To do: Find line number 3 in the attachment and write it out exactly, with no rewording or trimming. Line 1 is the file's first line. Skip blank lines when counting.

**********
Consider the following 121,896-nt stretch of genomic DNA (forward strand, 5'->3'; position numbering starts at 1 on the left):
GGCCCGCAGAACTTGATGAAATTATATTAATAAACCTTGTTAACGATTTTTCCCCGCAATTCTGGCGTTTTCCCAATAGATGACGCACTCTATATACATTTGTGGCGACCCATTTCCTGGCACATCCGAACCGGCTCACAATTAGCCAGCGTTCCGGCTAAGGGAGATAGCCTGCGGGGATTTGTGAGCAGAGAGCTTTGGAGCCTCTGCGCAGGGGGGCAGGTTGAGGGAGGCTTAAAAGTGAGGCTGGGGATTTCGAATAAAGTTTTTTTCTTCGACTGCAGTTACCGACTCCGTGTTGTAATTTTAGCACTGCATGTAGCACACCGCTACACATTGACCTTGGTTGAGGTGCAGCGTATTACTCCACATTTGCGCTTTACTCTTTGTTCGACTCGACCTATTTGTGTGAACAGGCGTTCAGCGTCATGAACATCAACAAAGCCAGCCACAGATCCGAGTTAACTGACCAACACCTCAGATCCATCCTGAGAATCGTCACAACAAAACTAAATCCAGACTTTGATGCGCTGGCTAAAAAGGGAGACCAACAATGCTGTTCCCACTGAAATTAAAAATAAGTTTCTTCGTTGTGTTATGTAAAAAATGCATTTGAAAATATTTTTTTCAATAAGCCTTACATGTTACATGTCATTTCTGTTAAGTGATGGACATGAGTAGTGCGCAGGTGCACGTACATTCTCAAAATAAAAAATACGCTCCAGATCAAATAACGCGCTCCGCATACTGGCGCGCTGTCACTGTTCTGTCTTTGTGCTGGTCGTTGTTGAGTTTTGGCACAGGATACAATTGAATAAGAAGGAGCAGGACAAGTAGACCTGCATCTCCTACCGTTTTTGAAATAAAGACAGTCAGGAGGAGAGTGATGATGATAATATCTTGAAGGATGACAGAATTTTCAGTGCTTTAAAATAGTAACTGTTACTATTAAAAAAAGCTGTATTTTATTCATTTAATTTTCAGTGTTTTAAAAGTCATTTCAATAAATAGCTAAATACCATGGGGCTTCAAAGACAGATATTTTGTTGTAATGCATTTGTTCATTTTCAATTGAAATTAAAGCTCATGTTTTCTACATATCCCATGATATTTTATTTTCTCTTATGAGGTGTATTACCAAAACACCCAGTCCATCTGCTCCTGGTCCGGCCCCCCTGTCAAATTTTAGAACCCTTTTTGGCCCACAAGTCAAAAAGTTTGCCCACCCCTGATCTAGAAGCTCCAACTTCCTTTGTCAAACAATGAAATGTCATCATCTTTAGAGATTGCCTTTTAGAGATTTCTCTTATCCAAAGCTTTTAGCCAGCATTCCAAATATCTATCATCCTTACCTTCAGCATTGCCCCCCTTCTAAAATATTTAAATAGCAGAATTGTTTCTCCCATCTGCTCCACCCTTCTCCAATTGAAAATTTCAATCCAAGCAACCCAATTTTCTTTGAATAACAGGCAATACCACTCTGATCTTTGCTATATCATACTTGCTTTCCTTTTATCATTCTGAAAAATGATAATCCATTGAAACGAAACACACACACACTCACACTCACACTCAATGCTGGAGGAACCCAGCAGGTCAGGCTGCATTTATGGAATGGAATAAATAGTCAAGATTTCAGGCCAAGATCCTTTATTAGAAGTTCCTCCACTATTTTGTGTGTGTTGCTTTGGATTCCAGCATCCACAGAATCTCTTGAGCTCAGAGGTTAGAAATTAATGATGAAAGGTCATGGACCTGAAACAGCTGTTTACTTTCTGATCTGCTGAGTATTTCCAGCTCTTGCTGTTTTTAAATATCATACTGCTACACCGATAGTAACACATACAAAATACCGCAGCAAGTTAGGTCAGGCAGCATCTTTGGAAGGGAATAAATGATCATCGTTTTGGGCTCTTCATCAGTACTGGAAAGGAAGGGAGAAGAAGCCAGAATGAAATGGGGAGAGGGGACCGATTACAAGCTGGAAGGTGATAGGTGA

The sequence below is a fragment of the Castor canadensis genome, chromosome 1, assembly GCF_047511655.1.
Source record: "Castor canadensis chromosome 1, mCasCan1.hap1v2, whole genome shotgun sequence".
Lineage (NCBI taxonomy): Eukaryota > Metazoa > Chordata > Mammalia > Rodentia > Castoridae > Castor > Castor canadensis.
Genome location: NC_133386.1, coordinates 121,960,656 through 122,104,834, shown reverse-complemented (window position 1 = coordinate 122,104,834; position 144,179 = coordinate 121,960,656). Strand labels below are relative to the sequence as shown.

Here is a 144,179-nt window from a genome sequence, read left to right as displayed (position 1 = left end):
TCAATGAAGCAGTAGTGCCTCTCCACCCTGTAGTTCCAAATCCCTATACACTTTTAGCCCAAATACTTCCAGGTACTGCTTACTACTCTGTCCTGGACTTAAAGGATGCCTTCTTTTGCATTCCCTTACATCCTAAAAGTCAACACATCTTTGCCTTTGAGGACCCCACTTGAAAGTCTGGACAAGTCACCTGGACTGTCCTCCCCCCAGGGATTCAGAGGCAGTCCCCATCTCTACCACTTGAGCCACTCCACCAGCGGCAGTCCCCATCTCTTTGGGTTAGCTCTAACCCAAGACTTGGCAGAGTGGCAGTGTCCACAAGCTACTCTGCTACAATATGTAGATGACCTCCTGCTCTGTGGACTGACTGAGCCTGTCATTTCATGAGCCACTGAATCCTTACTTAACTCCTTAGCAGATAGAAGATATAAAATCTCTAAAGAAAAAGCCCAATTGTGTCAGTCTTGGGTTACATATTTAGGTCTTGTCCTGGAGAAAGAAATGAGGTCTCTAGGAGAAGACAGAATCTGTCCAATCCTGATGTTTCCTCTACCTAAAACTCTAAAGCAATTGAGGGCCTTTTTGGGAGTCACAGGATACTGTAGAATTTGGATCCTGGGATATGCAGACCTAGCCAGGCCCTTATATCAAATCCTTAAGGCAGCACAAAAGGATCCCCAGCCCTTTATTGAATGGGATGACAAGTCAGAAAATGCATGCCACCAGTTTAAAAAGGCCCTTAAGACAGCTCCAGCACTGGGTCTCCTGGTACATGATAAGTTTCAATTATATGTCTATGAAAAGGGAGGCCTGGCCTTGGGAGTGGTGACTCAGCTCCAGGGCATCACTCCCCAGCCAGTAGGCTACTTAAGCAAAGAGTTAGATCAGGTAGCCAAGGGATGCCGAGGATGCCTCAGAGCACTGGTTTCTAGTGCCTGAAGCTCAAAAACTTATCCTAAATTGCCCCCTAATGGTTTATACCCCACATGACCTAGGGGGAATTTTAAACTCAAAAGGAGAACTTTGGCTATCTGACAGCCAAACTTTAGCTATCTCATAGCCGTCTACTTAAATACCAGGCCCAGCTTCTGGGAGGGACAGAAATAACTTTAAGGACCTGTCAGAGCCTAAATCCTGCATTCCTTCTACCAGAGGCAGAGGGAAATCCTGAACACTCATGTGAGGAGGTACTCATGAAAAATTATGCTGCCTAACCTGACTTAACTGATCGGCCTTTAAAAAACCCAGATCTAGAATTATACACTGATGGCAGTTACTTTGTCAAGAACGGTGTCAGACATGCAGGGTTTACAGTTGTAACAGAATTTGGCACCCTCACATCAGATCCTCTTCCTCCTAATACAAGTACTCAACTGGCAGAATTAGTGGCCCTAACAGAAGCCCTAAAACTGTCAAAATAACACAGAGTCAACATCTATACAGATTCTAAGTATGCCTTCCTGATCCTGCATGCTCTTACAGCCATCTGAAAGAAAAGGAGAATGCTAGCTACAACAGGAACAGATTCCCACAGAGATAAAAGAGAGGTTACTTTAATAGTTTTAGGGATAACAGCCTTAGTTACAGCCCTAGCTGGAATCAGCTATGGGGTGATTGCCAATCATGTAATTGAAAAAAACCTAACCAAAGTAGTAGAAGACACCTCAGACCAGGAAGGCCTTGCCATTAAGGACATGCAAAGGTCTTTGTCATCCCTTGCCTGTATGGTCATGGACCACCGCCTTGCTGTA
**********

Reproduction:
The sequence below is a fragment of the Castor canadensis genome, chromosome 1, assembly GCF_047511655.1.